The FCA has held a strict line on cryptocurrencies, requiring British firms that let people buy or sell Bitcoin and other digital assets to pass checks to be part of a register of firms.
Just 33 firms sit on the cryptoasset register and 22 on a temporary list, which allows them to trade until the end of this month. In comparison, the FCA says 110 firms that it had named as continuing to operate without being registered have since shut down.
The regulator said: “We regularly warn consumers that cryptoassets are unregulated and high-risk which means people are very unlikely to have any protection if things go wrong, so people should be prepared to lose all their money if they choose to invest in them.”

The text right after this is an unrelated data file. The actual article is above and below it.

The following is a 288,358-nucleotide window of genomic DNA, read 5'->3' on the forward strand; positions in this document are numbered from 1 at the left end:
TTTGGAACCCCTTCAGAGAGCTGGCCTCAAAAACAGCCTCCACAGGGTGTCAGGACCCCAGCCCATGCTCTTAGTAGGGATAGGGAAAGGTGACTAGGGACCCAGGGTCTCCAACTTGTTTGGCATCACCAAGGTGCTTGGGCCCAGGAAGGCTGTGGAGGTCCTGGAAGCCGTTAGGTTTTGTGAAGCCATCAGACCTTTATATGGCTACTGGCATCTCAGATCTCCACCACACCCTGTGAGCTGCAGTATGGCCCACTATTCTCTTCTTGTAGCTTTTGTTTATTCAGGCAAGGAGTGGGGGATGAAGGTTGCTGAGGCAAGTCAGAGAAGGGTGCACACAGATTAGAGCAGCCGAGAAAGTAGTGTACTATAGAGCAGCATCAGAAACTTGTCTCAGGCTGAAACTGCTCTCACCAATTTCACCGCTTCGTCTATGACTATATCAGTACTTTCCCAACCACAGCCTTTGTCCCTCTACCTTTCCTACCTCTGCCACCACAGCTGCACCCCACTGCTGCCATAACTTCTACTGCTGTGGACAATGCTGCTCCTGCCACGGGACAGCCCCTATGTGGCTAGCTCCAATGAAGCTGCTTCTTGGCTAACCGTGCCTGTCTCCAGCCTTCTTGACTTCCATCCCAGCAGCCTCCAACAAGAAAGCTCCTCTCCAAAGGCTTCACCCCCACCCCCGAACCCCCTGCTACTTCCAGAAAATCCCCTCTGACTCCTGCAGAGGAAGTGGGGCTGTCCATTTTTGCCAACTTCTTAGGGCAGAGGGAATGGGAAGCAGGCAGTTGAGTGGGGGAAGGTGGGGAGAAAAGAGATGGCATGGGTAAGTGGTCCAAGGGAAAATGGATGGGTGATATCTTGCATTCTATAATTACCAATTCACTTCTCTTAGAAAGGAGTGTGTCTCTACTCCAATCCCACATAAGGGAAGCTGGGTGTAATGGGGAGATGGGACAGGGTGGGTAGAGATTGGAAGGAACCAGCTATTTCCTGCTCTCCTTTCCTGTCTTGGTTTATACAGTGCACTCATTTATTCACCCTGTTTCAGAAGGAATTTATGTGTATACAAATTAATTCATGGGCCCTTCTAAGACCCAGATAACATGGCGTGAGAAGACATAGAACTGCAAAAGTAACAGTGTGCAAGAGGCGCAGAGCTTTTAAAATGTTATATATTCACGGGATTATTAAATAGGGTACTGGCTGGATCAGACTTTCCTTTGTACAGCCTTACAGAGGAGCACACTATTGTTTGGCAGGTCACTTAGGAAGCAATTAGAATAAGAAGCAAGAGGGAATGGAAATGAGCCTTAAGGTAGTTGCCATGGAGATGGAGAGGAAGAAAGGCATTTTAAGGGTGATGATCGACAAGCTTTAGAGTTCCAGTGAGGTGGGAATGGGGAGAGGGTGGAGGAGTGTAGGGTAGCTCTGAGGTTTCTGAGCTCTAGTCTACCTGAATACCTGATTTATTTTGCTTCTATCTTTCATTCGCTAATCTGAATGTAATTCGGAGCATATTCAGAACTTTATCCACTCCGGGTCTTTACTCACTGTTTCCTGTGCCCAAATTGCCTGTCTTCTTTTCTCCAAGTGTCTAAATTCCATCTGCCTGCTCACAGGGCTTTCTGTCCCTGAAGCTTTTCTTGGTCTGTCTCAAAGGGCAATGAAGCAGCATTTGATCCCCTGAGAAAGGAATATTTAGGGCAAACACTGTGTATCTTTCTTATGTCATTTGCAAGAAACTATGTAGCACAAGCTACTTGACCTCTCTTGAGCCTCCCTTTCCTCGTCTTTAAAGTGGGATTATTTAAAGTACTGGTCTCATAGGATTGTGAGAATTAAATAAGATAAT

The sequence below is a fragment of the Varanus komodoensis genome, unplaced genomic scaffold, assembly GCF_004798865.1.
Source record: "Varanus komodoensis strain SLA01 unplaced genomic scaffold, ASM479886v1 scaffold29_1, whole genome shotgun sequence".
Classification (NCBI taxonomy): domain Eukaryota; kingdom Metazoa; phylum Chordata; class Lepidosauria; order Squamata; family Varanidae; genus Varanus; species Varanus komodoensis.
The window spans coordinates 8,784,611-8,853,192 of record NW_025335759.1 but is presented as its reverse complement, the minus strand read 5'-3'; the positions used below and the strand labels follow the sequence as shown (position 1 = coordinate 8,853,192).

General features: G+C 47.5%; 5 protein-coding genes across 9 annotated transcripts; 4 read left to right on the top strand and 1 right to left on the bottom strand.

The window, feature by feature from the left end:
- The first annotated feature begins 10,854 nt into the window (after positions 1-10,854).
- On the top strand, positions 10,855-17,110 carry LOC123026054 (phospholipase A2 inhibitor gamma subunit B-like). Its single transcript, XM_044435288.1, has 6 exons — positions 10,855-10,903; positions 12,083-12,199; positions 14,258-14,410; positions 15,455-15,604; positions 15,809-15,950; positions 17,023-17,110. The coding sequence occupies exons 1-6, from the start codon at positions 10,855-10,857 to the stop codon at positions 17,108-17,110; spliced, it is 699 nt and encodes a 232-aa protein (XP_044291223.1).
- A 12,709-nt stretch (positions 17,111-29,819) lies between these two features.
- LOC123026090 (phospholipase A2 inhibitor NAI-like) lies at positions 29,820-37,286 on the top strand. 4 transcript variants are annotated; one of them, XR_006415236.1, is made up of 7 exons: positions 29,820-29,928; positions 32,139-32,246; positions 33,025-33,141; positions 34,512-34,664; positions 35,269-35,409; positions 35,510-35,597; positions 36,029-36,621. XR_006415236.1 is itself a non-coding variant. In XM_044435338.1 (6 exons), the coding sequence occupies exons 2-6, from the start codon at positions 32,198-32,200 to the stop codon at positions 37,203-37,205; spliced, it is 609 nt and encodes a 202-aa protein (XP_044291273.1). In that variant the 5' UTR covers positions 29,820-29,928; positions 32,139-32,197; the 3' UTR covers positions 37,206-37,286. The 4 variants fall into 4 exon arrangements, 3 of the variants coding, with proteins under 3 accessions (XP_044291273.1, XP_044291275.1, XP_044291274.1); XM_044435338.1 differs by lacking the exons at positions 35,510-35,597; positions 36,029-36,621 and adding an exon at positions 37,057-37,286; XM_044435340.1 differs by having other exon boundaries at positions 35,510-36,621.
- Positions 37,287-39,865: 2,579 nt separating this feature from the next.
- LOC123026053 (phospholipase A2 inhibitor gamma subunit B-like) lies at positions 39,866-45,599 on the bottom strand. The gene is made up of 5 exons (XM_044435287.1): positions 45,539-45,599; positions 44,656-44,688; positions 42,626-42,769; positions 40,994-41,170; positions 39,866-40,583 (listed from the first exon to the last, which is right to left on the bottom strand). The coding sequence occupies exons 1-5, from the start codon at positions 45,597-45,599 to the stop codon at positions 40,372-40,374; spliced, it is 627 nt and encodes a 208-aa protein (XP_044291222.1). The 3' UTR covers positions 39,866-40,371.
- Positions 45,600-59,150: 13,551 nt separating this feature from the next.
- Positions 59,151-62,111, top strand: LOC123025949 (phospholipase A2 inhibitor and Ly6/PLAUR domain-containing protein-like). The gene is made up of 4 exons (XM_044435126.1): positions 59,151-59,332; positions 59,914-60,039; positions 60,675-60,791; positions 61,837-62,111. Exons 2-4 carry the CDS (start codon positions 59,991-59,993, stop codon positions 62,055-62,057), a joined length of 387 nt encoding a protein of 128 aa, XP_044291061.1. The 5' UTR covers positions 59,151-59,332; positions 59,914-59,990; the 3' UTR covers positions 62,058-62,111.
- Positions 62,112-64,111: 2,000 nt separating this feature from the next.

One Bitcoin ATM operator, Gidiplus, recently lost a judicial review attempting to overturn the FCA’s decision to refuse it a licence.
The regulator had told the company that its weaker identity checks on users depositing less than £250 meant there was a risk of “smurfing”, in which large numbers of “mules” deposit small amounts to evade detection.
Olumide Osunkoya, Gidiplus’s owner, said his machines were no longer operational. He said he had sold them to a buyer in eastern Europe, where checks are less strict, and that other operators in the UK are doing the same.
Another owner, Gadcet, said it was no longer trading.
The chief executive of Blockchain.com, Britain’s biggest cryptocurrency company, recently criticised the FCA, saying the regulator’s stance meant the UK was falling behind Europe on cryptocurrency innovation.